Police in Baton Rouge say they have arrested three people who stole guns with the goal of killing police officers. They are still looking for a fourth suspect in the alleged plot, NPR's Greg Allen reports.

"Police say the thefts were at a Baton Rouge pawn shop early Saturday morning," Greg says. "One person was arrested at the scene. Since then, two others have been arrested and six of the eight stolen handguns have been recovered. Police are still looking for one other man."

A 13-year-old boy is among those arrested, Greg says.

Copyright 2016 NPR. To see more, visit http://www.npr.org/.

After an international tribunal invalidated Beijing's claims to the South China Sea, Chinese authorities have declared in no uncertain terms that they will be ignoring the ruling.

The Philippines brought the case to the Permanent Court of Arbitration in The Hague, objecting to China's claims to maritime rights in the disputed waters. The tribunal agreed that China had no legal authority to claim the waters, and was infringing on the sovereign rights of the Philippines.

Donald Trump is firing back at Supreme Court Justice Ruth Bader Ginsburg after she made disparaging comments about him in several media interviews. He tweeted late Tuesday that she "has embarrassed all" with her "very dumb" comments about the candidate. Trump ended his tweet with "Her mind is shot - resign!":

Donald Trump wrapped up his public tryout of potential vice presidential candidates in Indiana Tuesday night with Gov. Mike Pence giving the final audition.

The Indiana governor's stock as Trump's possible running mate is believed to be on the rise, with New Jersey Gov. Chris Christie and former House Speaker Newt Gingrich also atop the list. Sources tell NPR the presumptive GOP presidential nominee is close to making a decision, which he's widely expected to announce by Friday.

Copyright 2016 NPR. To see more, visit http://www.npr.org/.

The unassuming hero of Jonas Karlsson's clever, Kafkaesque parable is the opposite of a malcontent. Despite scant education, a limited social life, and no prospects for success as it is usually defined, he's that rarity, a most happy fella with an amazing ability to content himself with very little. But one day, returning to his barebones flat from his dead-end, part-time job at a video store, he finds an astronomical bill from an entity called W.R.D. He assumes it's a scam. Actually, it is more sinister-- and it forces him to take a good hard look at his life and values.

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Donald Trump picked a military town — Virginia Beach, Va. — to give a speech Monday on how he would go about overhauling the Department of Veterans Affairs if elected.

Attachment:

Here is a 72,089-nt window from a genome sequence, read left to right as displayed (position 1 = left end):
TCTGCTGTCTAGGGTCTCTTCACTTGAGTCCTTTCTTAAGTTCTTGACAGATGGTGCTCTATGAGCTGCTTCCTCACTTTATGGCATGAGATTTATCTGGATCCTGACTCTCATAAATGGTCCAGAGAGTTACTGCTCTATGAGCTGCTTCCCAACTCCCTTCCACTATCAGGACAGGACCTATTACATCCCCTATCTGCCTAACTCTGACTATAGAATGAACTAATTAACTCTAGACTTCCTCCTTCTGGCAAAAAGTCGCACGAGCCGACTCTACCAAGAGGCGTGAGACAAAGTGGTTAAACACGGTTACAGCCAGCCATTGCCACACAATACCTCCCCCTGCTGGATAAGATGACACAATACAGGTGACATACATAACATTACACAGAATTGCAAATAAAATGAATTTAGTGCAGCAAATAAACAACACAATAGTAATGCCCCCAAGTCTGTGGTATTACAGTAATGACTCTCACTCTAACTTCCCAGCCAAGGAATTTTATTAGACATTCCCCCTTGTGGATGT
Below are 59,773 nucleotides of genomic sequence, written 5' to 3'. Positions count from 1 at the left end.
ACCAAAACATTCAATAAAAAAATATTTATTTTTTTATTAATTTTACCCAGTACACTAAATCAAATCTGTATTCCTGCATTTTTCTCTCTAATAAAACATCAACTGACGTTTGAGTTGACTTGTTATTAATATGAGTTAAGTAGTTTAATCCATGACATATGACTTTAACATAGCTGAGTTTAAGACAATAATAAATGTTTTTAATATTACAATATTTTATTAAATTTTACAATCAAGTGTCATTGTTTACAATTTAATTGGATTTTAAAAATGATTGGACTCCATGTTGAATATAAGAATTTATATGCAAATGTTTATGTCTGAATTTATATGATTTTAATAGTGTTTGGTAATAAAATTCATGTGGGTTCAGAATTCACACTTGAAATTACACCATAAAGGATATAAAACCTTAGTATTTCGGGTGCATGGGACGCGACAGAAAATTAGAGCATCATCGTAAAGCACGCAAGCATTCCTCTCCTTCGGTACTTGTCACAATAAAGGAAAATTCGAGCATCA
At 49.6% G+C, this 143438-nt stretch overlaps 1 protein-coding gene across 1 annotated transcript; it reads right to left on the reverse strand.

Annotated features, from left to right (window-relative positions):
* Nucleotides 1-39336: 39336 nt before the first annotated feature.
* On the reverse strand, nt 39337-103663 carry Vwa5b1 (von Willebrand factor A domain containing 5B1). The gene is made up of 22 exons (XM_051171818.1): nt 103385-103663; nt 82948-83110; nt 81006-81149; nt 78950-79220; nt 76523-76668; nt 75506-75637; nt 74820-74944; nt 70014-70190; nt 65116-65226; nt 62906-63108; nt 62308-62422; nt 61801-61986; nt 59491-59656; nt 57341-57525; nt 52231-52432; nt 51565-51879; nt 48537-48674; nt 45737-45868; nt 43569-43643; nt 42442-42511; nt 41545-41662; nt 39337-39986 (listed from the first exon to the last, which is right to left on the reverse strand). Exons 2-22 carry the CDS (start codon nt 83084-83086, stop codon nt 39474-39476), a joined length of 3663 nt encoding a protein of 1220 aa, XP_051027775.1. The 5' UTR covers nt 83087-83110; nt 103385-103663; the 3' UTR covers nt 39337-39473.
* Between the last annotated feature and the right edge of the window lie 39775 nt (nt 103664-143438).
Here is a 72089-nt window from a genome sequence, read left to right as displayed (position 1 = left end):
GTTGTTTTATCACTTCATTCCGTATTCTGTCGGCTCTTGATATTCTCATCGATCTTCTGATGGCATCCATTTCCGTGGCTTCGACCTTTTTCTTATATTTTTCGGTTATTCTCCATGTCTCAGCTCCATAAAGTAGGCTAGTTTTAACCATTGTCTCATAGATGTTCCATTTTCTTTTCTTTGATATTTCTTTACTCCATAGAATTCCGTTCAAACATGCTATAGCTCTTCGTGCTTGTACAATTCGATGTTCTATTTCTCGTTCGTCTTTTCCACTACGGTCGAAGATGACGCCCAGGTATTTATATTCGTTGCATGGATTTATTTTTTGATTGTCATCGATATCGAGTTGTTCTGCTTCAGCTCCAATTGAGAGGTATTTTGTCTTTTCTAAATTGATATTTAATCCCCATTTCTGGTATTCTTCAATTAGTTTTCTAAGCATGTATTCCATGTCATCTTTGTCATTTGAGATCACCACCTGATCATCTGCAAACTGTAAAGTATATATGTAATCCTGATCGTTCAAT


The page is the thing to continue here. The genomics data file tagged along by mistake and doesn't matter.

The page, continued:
He blamed the Obama administration for a string of scandals at the VA during the past two years, and claimed that his rival, Hillary Clinton, has downplayed the problems and won't fix them.

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Syrian Officials To Blame For Crimes Against Humanity, U.N. Panel Suggests

Feb 23, 2012

A United Nations panel says it has evidence that top Syrian officials "bear responsibility for crimes against humanity and other gross human rights violations" during the nearly year-long crackdown on dissent that has left thousands of civilians dead.

The New York Times has obtained a copy, and posted it online, of the report to the U.N.'s Office of the High Commissioner for Human Rights from the panel of three investigators.

The panel's members have not named the officials, however.

But The Associated Press says the panel has "a secret list of top Syrian officials who could face investigation for crimes against humanity carried out by security forces in Syria's crackdown." And, it adds, "the U.N. experts indicated the list goes as high as President Bashar Assad."

The report says "the commission is satisfied that a reliable body of evidence exists that, consistent with other verified circumstances, provides reasonable grounds to believe that particular individuals, including commanding officers and officials at the highest levels of Government" bear responsibility for the crimes.

United Nations officials, including Secretary General Ban Ki-moon and human rights chief Navi Pillay, have been saying in recent weeks that they feared the Syrian government's actions would amount to crimes against humanity. The panel's report adds evidence to those concerns.

The report also comes as "the United States, Europe and Arab nations are preparing to demand that Syrian President Bashar Assad agree within days to a ceasefire and allow humanitarian aid into areas hardest hit by his regime's brutal crackdown on opponents," the AP adds.

In related news, the AP says that French journalist Edith Bouvier, who was "wounded in shelling in Syria that killed two other Western journalists is pleading with her government to evacuate her so she can have an operation." She makes her case on YouTube.

Bouvier was injured in the shelling that killed American reporter Marie Colvin and French photojournalist Remi Ochlik.

Copyright 2012 National Public Radio. To see more, visit http://www.npr.org/.